Truth will out, and nowhere was that more evident than at the U.S. House of Representatives subcommittee hearing April 26, where Republican legislators falsely accused AFT President Randi Weingarten of working to keep schools closed during the pandemic. Nothing could be further from the truth. Citing example after example of the AFT’s commitment to the exact opposite—safely reopening, not closing, schools—Weingarten easily deflected the misrepresentations despite rapid-fire questions, interruptions and personal attacks, and level-headed Democratic legislators defended her with the facts.
“If you have educators in your lives, you know that their priority is their students—to create a safe environment for all children and to prepare them for life, career, college and citizenship,” said Weingarten as the hearing opened. “We know that kids learn best in person, so opening schools safely—even as the pandemic surged—guided the AFT‘s every action.”
“Our agenda was the opposite of wanting to keep schools closed,” she said in written testimony. “It was to reopen them safely.”
A mountain of evidence
Weingarten pointed to “a mountain of evidence that demonstrates our commitment to in-person learning,” including the AFT’s “commonsense, science-backed plan to open schools safely” presented in April 2020. When the Trump administration failed to provide sufficient safety equipment, the AFT spent $3 million on personal protective equipment like masks, shields and gloves for frontline workers in schools and hospitals. There were AFT-run vaccination clinics; virtual town halls with health experts, parents and educators; and another $5 million for a nationwide back-to-school campaign that supported “everything from developing reopening plans [to] back-to-school fairs, door-to-door visits with parents, [and] billboard and radio ads.”
“Our priorities were to open schools safely; keep students, staff and families safe; to focus on students‘ social, emotional and academic well-being; and to get the resources for this.”
The hearing—widely considered an orchestrated attack by the far right on a prominent, progressive teachers union leader—was initiated by Republican members of the House Select Subcommittee on the Coronavirus Pandemic. Among them is Marjorie Taylor Greene, a conspiracy theorist who has opposed vaccines, masking and other measures designed to keep children and school staff safe.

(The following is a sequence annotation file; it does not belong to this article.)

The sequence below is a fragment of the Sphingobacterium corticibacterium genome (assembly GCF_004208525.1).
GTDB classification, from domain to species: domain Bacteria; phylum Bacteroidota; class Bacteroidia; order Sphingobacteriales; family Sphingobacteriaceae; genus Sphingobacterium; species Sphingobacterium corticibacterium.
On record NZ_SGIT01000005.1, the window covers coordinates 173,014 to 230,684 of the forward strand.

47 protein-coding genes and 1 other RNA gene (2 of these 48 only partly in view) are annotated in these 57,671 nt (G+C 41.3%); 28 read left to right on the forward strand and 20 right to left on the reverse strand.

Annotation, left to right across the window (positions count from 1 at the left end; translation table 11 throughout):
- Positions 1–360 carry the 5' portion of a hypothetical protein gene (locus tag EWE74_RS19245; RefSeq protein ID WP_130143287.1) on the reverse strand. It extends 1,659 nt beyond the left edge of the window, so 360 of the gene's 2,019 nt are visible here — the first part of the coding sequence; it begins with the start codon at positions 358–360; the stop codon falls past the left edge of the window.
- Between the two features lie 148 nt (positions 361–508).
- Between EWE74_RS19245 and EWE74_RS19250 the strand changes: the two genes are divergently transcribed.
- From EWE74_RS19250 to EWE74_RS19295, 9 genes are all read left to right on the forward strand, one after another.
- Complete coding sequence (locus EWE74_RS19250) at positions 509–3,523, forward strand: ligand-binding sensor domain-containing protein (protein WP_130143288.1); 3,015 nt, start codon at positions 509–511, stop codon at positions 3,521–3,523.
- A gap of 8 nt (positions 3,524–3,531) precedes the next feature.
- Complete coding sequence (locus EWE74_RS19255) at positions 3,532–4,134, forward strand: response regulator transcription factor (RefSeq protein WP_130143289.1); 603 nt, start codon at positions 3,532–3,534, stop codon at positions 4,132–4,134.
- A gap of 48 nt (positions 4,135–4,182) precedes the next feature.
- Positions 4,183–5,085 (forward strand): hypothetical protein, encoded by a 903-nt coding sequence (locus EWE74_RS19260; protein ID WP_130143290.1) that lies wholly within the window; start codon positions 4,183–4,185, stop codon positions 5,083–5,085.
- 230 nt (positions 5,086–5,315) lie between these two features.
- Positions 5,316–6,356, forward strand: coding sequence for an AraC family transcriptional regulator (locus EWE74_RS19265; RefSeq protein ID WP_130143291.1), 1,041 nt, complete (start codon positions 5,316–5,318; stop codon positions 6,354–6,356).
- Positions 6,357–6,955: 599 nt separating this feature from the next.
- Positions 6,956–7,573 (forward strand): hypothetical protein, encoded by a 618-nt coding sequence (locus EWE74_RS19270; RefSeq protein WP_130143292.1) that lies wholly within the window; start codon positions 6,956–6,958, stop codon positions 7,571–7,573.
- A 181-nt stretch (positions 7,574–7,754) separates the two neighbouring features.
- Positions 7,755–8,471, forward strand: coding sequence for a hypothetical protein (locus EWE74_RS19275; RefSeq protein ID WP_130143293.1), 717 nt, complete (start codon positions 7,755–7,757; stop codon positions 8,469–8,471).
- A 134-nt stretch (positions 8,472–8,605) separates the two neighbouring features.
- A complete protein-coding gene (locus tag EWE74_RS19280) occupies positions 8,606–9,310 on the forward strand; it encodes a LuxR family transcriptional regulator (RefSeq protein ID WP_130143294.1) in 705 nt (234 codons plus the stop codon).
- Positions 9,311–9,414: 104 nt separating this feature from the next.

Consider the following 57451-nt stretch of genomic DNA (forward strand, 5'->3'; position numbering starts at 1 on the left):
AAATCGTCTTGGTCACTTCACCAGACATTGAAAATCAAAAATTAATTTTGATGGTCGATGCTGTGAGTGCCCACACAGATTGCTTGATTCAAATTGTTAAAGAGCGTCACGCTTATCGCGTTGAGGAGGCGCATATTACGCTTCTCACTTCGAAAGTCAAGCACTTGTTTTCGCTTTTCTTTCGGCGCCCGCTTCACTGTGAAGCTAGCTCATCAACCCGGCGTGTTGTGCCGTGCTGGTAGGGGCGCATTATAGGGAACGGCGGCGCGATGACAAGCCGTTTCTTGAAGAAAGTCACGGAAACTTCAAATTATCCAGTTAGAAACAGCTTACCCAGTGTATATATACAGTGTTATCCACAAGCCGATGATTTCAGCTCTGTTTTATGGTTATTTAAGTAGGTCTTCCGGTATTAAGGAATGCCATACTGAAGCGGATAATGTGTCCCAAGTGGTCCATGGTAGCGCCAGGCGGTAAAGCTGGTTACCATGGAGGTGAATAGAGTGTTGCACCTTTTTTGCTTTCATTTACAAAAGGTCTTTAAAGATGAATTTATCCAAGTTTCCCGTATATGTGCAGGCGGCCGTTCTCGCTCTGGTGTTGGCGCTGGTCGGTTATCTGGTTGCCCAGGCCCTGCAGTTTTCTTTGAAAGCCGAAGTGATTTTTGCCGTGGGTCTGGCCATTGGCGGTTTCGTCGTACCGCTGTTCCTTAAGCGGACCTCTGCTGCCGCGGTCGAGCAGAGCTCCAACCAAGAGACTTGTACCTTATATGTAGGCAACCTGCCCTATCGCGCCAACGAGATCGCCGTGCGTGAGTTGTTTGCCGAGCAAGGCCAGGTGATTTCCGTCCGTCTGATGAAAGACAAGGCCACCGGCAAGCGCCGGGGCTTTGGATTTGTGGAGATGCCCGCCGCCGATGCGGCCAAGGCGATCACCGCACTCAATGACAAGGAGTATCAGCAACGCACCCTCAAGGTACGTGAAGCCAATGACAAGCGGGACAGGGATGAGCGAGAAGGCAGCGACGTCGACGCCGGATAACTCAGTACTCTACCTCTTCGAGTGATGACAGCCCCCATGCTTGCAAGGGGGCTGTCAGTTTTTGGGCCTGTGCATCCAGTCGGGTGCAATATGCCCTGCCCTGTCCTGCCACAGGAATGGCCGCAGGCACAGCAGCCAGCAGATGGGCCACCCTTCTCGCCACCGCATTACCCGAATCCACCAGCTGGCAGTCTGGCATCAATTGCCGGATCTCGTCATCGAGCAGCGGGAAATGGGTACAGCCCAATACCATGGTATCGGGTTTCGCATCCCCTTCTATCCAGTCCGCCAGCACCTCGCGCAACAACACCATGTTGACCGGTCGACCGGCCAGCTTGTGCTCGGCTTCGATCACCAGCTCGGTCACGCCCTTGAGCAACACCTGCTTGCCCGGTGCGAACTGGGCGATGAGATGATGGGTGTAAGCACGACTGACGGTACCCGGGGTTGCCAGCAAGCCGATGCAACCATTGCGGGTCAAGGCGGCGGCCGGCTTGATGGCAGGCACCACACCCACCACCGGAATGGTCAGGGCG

Amid accusatory and at times personal questioning and speech-making from Greene and others, Weingarten was steady, calmly reiterating the AFT’s commitment to safe reopening and continued work to address learning loss and trauma. She outlined the tragic losses the country experienced, and is still experiencing, due to the pandemic, even naming individual AFT members who died from COVID-19 and recognizing educators and school staff for their work. “The toll [the pandemic] has taken on our children, on our families, on the country—the lives upended, and the lives lost—is beyond comprehension,” she said in written testimony.
Through it all, AFT members worked to meet the needs of their communities. “Bus drivers and food service workers scrambled to ensure families got ‘grab and go’ meals. Social workers risked their own health to keep helping and protecting kids. Teachers, paraprofessionals and professors crafted innovative ways to help students learn, engage and connect. And, of course, nurses, EMTs, doctors and respiratory therapists put their health and lives on the line, often without adequate personal protective equipment.”